Friday 16 November 2018

Susanna Reid: I compete more with Piers Morgan than the BBC

She says she has a ‘constant battle for airtime’ with her co-host on ITV’s Good Morning Britain.

Susanna Reid (Ian West/PA)
Susanna Reid (Ian West/PA)

By Sherna Noah, Press Association Senior Entertainment Correspondent

Susanna Reid has said she is more competitive with her co-host Piers Morgan than the BBC’s rival breakfast show.

The presenter quit BBC Breakfast, which beats Reid’s show Good Morning Britain in the ratings, for ITV.

The 47-year-old told Radio Times magazine: “For me it’s not all about‘We’ve got to beat them’. I’m quite nervous of conflict, I don’t like it…

“I’m not looking at beating the BBC. There are people who want its presenting style in the morning. There’s something very reassuring and very likeable about it.

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Louise Minchin/Dan Walker (BBC/Steve Schofield)

“No-one’s ever going to be offended by Dan (Walker) and Louise (Minchin). I know them personally, and they’re blinking lovely. You couldn’t describe Piers as lovable.”

She said: “I don’t think everybody necessarily wants a double espresso shot straight into their veins in the morning. Some people want a nice cup of tea. And there is absolutely a role for both.”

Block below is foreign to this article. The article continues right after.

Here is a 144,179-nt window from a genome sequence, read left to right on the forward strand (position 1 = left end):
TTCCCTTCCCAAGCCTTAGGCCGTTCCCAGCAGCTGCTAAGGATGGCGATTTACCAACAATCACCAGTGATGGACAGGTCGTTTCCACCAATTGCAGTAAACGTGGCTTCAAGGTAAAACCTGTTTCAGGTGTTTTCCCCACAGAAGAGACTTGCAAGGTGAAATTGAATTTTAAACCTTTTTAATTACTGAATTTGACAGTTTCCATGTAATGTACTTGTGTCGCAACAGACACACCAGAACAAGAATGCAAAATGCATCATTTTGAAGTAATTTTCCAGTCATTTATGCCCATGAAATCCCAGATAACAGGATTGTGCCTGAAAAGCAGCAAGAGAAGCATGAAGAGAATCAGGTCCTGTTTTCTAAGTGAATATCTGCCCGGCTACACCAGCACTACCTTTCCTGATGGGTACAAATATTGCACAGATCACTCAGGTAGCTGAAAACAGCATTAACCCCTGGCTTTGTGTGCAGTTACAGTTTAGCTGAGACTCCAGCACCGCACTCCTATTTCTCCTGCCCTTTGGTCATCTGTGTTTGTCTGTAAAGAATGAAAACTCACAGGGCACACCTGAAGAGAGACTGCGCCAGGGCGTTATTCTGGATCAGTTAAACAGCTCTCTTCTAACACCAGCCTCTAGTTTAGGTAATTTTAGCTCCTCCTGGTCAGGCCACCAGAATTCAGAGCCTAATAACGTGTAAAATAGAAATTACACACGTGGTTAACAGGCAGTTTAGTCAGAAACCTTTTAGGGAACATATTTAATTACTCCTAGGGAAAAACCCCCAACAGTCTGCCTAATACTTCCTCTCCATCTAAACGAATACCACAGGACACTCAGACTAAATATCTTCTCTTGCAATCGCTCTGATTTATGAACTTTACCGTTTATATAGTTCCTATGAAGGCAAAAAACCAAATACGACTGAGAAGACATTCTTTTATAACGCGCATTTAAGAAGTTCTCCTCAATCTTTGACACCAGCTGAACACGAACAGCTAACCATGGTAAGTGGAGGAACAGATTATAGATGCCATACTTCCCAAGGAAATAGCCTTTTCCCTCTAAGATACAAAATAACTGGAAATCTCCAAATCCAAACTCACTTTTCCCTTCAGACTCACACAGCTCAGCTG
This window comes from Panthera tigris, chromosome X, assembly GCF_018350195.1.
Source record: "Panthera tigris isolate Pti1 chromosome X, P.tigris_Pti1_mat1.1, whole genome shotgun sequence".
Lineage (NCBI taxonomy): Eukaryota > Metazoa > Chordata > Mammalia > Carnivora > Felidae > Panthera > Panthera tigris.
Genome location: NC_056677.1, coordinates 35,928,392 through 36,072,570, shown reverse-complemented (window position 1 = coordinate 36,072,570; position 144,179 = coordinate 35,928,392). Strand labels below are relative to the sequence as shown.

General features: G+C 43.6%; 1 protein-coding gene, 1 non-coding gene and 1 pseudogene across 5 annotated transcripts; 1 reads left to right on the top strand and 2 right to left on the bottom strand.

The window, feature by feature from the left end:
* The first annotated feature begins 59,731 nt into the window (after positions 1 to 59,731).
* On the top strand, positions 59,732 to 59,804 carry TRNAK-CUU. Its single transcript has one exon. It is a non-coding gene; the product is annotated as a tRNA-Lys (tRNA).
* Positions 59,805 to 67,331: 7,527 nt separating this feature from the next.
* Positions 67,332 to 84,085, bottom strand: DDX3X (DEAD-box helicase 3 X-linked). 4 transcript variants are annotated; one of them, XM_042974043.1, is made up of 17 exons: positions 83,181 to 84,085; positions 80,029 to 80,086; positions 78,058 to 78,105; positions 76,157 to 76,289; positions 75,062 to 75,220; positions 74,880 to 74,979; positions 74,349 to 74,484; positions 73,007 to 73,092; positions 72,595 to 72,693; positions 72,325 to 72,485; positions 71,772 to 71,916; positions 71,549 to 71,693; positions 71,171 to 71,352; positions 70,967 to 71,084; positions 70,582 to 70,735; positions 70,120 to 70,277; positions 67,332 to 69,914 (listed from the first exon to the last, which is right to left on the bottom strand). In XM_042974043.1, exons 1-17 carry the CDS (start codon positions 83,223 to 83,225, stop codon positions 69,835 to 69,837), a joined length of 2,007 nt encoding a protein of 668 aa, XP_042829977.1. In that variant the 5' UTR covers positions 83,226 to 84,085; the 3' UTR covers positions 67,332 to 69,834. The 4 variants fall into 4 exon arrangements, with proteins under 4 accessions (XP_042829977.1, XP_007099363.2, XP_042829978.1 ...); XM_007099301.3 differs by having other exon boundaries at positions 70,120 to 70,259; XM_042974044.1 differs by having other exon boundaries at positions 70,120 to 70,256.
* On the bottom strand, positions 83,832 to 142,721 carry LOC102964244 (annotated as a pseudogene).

But Reid does have a “constant battle for airtime” with her own co-host Morgan, 53, because “sometimes I open my mouth to ask a question and hear Piers’s voice come out”.

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Piers Morgan and Susanna Reid (Jonathan Ford/ITV)

Reid has previously said that her outspoken co-host “reduces me to tears”.

She has now told the magazine that when he joined the show “I was like … Arghhh! … sitting next to a hedgehog” and that she struggled with their relationship until early last year.

She said she “felt kind of responsible for what he thought” but now realises “he can say anything he likes. I don’t have to pick-up the pieces.”

Reid said she does not know how much Morgan, who is said to have a bigger salary, is paid.

But she said: “I have no reason to be complaining about my pay. I’m well paid.

“And also, I think, why is this question for us individuals? It should be for the bosses. Shouldn’t there just be a rate for the job, whoever does it? Perhaps that’s the answer.”

Reid, who quit the BBC for ITV when her “riskometer was set high” after taking part on Strictly Come Dancing, said she had not been “entirely single” since she separated from her long-term partner in 2014.

But as “life is dominated by kids and work … It’s just not the right time. Life is stupidly busy,” she said.

The full interview is in Radio Times magazine.

Press Association

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